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Old 08-28-2012, 05:55 PM
 
Location: Gaston, North Carolina
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How do you define Social Justice?
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Old 08-28-2012, 06:05 PM
 
Location: San Diego, CA
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"Social Justice" is what liberals resort to when real justice (i.e. equal application of law to everyone) doesn't suit their agenda.
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Old 08-28-2012, 06:11 PM
 
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Is that when judges tweet the verdict?
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Old 08-28-2012, 06:20 PM
 
Location: San Diego, CA
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When they unfriend the suspect, that's a bad sign.
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Old 08-28-2012, 06:26 PM
 
Location: Great State of Texas
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When a group is given preferential treatment for some wrongdoing done against them in the past because years later they are still victims.
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Old 08-28-2012, 06:29 PM
 
Location: San Diego, CA
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Quote:
Originally Posted by HappyTexan View Post
When a group is given preferential treatment for some perceived wrongdoing imagined to be done against them in the past because years later they are still mistaken for victims.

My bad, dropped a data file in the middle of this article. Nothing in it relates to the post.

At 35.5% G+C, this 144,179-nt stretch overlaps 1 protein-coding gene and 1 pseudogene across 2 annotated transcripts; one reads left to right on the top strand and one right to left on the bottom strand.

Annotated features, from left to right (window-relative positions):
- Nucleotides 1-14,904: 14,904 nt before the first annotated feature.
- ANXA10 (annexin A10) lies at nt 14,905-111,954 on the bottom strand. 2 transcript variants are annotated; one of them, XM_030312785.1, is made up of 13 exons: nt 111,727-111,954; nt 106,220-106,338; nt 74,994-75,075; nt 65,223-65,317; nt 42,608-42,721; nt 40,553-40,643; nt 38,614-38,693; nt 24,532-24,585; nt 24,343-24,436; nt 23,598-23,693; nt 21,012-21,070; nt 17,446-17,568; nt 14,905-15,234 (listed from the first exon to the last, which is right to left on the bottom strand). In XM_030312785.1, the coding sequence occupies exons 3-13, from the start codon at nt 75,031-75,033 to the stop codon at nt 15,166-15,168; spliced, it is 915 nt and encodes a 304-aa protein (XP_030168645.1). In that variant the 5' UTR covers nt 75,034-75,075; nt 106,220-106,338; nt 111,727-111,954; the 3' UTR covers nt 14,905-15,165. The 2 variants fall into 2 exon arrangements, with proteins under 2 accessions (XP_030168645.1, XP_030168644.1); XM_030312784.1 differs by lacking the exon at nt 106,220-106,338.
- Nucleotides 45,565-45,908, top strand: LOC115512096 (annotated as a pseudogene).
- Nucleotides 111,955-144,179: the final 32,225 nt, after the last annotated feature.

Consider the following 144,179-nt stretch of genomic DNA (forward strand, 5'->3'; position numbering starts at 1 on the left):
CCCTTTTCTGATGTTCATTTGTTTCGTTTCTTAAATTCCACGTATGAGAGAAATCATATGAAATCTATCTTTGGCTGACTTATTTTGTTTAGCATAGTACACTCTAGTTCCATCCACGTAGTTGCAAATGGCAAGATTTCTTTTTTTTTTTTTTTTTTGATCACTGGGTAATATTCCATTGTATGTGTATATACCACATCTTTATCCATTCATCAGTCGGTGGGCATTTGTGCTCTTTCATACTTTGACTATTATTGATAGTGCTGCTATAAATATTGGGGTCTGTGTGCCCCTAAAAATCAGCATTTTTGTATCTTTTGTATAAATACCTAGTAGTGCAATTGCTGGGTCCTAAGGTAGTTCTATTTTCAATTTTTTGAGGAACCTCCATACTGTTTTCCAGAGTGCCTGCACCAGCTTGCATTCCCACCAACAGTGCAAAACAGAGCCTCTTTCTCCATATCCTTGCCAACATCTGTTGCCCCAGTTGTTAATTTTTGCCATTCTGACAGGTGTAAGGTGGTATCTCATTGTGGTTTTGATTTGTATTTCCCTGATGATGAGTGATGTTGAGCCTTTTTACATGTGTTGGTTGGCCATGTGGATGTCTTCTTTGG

Fixed it for you, HappyTexan.

Last edited by Little-Acorn; 08-28-2012 at 06:39 PM..
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Old 08-28-2012, 06:33 PM
 
Location: Gaston, North Carolina
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Thanks folks but I am looking for a little more definitive accuracy. I have been to at least 10 websites and have yet to find any two to agree. The attempts you have made are actually more clear and to the point.
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Old 08-28-2012, 06:48 PM
 
Location: Vermont
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So that's your thread? You ask a question without any context or input from yourself?

One well-reasoned and well-respected analysis of social justice comes from John Rawls and his seminal work A Theory of Justice. He sets forth a number of criteria, but one of the best known is his description of what he calls the "veil of ignorance".

As summarized in Wikipedia:

This "veil" is one that essentially blinds people to all facts about themselves that might cloud what their notion of justice is
"no one knows his place in society, his class position or social status, nor does anyone know his fortune in the distribution of natural assets and abilities, his intelligence, strength, and the like. I shall even assume that the parties do not know their conceptions of the good or their special psychological propensities. The principles of justice are chosen behind a veil of ignorance."
According to Rawls, ignorance of these details about oneself will lead to principles that are fair to all. If an individual does not know how he will end up in his own conceived society, he is likely not going to privilege any one class of people, but rather develop a scheme of justice that treats all fairly. In particular, Rawls claims that those in the Original Position would all adopt a maximin strategy which would maximise the prospects of the least well-off.
They are the principles that rational and free persons concerned to further their own interests would accept in an initial position of equality as defining the fundamentals of the terms of their association [Rawls, p 11]